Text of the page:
I had several cameras in mind for this planned purchase; all were canon brand. I just had to make choices about my expectations, budget, and availability in person to purchase. I hate buying technology online if I can help it. Although with the invention of many people sewing it in store and buying elsewhere, availability in person is a real probem. I also have to make decisions on which camera accessories to get now and others to hold off on for later.
So here is to happy filming, cheers!
Tudor Q and A
A mashed combination of the words Tudor and Curiosity to create the word Tudorosity. Tudorosities is the plural form and the deffinition is as follows.
Tudorosity- an desire to learn or know anything about the Tudor dynasty assocated with years 1405 through 1603.
Most people ask my why I make the Tudor garb ?
I find the clothing of this era not only beautiful but also challenging to sew. There is much more care and purpose put into making garments and wearing garments in the Tudor Era. I love the look of Tudor so much I wanted to explore the way clothes were made back then and the subtle changes in fashion and styles of time.
How did you get started in this interesting hobby?
I started with art first, I love to draw, paint, and sculpt all the traditional fine arts. So being able to draw helps me visualize the looks I want to create in my garb. History has always been a huge interest of mine and I've had a knack for sewing since I was 6 years old. It all started with doll clothes and I learned cross stitch embroidery from my grandmother when I was little. I am self taught sewer, crochet, knitting, embroidery and tatting. My methods are learned from books mainly and there is still so much more to learn.
What is my favorite outfit and why?
It would be like picking a favorite out of one of my future children, its impossible. I love all my gown creations and really like the distinct differences in all the styles clothing I make for the Tudor Era.
Do you make the whole outfit including hat, shoes, and undergarments?
I do have a goal of making a complete Tudor from the skin out. As of right now I make 80% of my gowns and accessories. The shoes, corset, stockings, and petticoats are bought online and the petticoats are a close reproduction but not made by me. Though someday I plan on making a reed corset and petticoat to wear under my gowns, as well as other accessories.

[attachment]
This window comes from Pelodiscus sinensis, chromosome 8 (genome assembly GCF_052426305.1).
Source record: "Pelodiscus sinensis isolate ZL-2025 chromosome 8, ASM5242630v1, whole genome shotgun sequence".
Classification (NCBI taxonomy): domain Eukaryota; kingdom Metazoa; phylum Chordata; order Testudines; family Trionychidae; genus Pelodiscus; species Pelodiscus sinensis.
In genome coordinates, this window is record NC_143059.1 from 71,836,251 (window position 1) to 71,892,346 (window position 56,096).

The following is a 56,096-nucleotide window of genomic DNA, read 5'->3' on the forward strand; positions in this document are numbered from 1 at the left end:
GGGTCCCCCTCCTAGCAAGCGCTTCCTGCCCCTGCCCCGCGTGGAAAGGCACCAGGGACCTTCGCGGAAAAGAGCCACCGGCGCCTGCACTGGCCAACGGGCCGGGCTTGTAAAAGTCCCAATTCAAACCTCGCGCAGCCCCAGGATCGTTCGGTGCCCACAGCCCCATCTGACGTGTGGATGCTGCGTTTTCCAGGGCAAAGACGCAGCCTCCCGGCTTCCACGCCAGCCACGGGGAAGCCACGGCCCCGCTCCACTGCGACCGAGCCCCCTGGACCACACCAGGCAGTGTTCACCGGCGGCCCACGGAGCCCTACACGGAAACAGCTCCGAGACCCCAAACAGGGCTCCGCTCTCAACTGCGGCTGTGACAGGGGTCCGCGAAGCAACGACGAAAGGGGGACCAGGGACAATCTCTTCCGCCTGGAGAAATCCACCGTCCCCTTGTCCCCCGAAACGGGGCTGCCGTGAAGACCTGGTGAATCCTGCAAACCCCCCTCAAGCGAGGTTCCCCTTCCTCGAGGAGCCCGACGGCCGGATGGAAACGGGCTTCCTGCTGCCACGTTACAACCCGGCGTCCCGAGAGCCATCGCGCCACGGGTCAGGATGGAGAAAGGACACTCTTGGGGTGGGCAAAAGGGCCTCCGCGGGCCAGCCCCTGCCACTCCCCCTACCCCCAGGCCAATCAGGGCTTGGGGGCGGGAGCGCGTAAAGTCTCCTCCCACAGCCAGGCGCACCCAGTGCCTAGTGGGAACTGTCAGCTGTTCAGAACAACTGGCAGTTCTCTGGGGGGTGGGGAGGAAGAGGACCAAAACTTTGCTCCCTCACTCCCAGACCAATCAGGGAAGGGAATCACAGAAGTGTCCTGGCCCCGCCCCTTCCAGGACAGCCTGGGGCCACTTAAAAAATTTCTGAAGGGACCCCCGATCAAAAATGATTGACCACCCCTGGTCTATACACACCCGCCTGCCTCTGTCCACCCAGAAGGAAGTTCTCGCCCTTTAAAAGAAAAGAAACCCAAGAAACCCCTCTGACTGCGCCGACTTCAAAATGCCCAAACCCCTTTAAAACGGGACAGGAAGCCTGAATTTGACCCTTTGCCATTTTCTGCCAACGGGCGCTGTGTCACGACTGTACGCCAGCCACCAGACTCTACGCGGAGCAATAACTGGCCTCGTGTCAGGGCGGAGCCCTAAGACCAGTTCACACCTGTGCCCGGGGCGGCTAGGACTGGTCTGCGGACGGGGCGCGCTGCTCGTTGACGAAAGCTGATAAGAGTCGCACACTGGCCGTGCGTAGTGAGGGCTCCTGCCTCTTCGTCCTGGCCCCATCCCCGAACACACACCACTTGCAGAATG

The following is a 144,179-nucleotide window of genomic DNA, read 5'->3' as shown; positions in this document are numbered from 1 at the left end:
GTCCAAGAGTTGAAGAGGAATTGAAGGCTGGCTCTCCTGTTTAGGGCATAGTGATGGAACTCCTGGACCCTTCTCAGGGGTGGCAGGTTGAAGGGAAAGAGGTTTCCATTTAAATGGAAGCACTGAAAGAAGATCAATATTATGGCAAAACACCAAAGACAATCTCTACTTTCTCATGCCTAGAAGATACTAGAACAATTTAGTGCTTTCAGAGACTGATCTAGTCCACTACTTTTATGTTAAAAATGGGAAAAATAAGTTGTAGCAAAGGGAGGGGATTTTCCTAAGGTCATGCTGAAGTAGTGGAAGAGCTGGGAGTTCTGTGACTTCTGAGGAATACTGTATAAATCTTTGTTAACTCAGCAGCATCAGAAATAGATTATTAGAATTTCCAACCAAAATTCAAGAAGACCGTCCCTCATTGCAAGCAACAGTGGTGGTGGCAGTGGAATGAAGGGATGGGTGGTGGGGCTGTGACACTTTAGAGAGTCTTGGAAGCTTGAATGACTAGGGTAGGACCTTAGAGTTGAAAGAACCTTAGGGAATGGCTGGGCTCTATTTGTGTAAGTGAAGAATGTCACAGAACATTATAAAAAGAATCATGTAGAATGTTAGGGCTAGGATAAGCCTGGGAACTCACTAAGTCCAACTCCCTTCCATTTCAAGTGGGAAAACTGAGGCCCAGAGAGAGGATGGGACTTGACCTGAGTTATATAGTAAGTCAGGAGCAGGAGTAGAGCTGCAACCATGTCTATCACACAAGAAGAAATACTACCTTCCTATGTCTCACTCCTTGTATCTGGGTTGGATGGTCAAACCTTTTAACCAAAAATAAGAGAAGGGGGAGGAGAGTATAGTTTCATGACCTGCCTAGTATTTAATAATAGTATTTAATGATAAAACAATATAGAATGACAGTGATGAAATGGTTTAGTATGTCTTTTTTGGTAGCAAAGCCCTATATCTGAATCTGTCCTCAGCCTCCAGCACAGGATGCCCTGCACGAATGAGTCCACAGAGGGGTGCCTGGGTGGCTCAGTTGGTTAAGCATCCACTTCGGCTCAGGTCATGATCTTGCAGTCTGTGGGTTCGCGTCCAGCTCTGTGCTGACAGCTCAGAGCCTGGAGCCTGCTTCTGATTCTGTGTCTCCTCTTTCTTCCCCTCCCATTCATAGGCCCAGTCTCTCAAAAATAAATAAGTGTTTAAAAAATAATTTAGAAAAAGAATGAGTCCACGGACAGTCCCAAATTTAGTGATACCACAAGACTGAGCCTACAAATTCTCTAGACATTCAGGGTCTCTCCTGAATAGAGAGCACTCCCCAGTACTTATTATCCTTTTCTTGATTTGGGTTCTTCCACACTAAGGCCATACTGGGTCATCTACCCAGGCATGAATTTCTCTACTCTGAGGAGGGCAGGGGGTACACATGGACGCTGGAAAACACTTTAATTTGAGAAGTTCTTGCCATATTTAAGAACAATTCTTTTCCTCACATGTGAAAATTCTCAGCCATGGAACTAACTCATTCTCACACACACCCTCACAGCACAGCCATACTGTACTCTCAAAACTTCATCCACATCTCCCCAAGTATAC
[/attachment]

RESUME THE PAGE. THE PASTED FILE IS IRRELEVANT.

How long does it take to make a gown?
It all depends on the type of gown I plan on making and the time period and class of the design. Generally if I work on it 8 hours a day on a sewing machine it will take 3 days to get the basics and another 5 days to do finish hand-sewing details and beading. So a week to a week and a half if working on it steady for that amount of time. I work a full-time job so it does take longer than a week to complete. I put over 40-100 hours per outfit depending on its complexity, its like its own full time job of sorts.
Do you make renaissance clothing for sale or custom orders?
No, due to new employment and changes in my lifestyle. Unfortunately, I have no time to support sewing for others. Though I recommend sewing lessons for those adventurous few. There are many fine folks who make and sell historical clothing. I suggest guidance with sew from many fine historical enthusiastic costumers out on the internet.
How long have you been making these elaborate costumes?
I have been in the Society of Creative Anachronism coming up on my 10th year. Active since 2004 working at demonstrations and volunteering when I could between working and other life's distractions. I really concentrated on Tudor sewing in 2007 and worked with patterns to learn proper fabrics, techniques, fit, and silhouette. I really enjoy the eras transition from a medieval form fitting layered cotterdie to the boned Tudor kirtle and then to structured Elizabethan clothing.